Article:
Such is the Hawaiian myth behind the naupaka, a beach shrub native to the islands whose flowers look like they’re missing half of their petals.

Now the plants are linked to another sad event: Their primary pollinators, a group of more than 60 yellow-faced bee species in the genus Hylaeus, are disappearing fast. So fast that on September 30, the U.S. Fish and Wildlife Service deemed seven Hylaeus species as endangered—the first bees ever on the list. (See seven intimate pictures that reveal the beauty of bees.)

In the early 1900s, yellow-faced bees were the most abundant Hawaiian insects, ranging from the coastlines to the mountains and even the subalpine slopes of Mauna Kea.

Yet habitat loss, invasive species, and climate change have hit Hawaii’s only native bees so hard that they’re now one of the state’s least observed pollinators. Only two known populations of H. anthracinus, one of the most studied species, remain on the island of Oahu, and a few small populations are scattered across several other islands, according to recent surveys.

 “What we saw was really alarming—the bees were doing a lot worse than we thought,” says Cynthia King, an entomologist with Hawaii’s Division of Forestry and Wildlife.

Homemade Honey Cough Syrup

With cold and flu season just around the corner, it’s the perfect time for us to share with our readers the Homemade Honey Cough Syrup recipe.

Honey has been used as a natural and healthy sweetener for ages, since the dawn of man and bees.Homemade Honey Cough Syrup

A great addition to any lemonade or oatmeal, this cupboard staple can now be commonly found in families’ medicine cabinets, as well.

The World Health Organization (WHO) recognizes honey as a viable home-remedy option for anything from a minor cough to an upper-respiratory infection.

The sticky, golden substance creates a soothing layer of film that coats the mouth and throat, alleviating the dry, itchy need to cough.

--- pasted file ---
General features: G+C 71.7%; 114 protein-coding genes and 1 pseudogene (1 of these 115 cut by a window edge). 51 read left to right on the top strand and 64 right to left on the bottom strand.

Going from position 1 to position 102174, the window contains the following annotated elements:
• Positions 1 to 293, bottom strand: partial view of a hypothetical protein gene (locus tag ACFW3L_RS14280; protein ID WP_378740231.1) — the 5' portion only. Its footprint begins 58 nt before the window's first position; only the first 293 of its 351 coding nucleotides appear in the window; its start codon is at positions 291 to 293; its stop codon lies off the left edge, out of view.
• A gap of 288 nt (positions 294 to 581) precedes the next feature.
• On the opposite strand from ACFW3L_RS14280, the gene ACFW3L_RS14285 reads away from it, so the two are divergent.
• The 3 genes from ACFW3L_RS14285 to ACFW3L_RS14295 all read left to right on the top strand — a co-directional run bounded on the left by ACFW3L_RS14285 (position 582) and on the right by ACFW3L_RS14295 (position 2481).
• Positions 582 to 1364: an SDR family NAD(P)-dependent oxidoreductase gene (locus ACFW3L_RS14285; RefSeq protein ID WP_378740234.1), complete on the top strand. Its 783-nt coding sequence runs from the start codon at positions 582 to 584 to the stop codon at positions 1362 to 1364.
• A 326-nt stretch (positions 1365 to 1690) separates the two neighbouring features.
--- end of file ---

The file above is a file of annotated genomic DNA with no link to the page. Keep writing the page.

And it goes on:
Not only can this miracle substance help you and your children sleep uninterrupted by dizzying coughing fits, research shows that honey is full of minerals, vitamins, and antioxidants.

Turns out ingesting honey to soothe cough or a dry mouth may help an illness slowly subside.

Avoid the lines at your local pharmacy and learn how to create your own, natural and delicious cough remedy.

Our simple recipe calls only for these basic ingredients to begin:

  • raw honey (1 cup)
  • ginger root (1/4 cup)
  • water (1 cup)
  • two lemons (2 tablespoons)

Raw honey is especially important in this recipe, as it is different from any mass-produced honey you’d find on your grocery’s honey cough remedyshelf.

Raw honey is not pasteurized or meddled with in any way – think of it as buying directly from the beekeeper.

Find raw honey at your local grocery store’s organic aisle or farmer’s market. The earthy ginger and citrus of the lemon further aide in soothing cough as well as add yummy flavor.

Kitchen utensils you will need:

  • knife
  • zester (Tip: if unavailable, cheese graters work)
  • medium-sized sauce pan
  • mixing spoon (Tip: spray your spoon with olive oil cooking spray; this will help the honey
  • from sticking too much)
  • measuring cup(s)
  • strainer
  • bowl
  • jar to store the finished product in

Here are the 10 steps to make you homemade honey cough syrup

  1. Pour 1 cup water into your saucepan and bring to a boil.
  2. While your water is heating, peel the rough skin of the ginger (all of the flavor and benefits are inside!), and then slice the root. You should have enough slices to fill a 1/4-cup.
  3. Zest the 2 lemons to fill 2 tablespoons (if a little less, that’s fine).
  4. Add the sliced ginger root and lemon zest to boiling water in saucepan.
  5. Turn heat down and let simmer for 5 minutes.
  6. Strain the solution into a bowl and set aside.
  7. Pour 1 cup of raw honey into saucepan, but do not boil. Low heat only.
  8. Add the ginger lemon water into the simmering honey, mixing slowly. If any juice left in lemons from earlier, feel free to squeeze generously, minding the seeds.
  9. Keep on low heat and stir routinely until a desired texture is reached.
  10. Let cool and pour cough syrup into container.

Dosage and Storage:

  • For toddlers, 1 to 5 years of age: 1/2 to 1 teaspoon every two hours
  • For children, 5-12 years of age: 1 to 2 teaspoons every two hours
  • For children 12+ and adults: 1 to 2 teaspoons every four hours

And good news!

Because honey is a natural preservative, your couch syrup should have a 2-3 month shelf life, if not longer.

Keep the remedy covered and refrigerated.










This jacket was recommended to me by a bee exterminator for handling bee and wasp issues as they arose. I have not needed to use the jacket in battle yet but did try it on to make sure it fit and did not leave any areas exposed. I was pleasantly surprised by how well made it felt. Lots of pockets too.

beekeeping supplies new Ventilated-Beekeeping-Suit-L
Customer Feedback

Very nice gloves.

Suit fits wonderfully. Delivery was prompt. Will buy from this vendor again.

Item received promptly and just as described. Very happy with purchase. Good quality. Fits nicely and material is good fabric.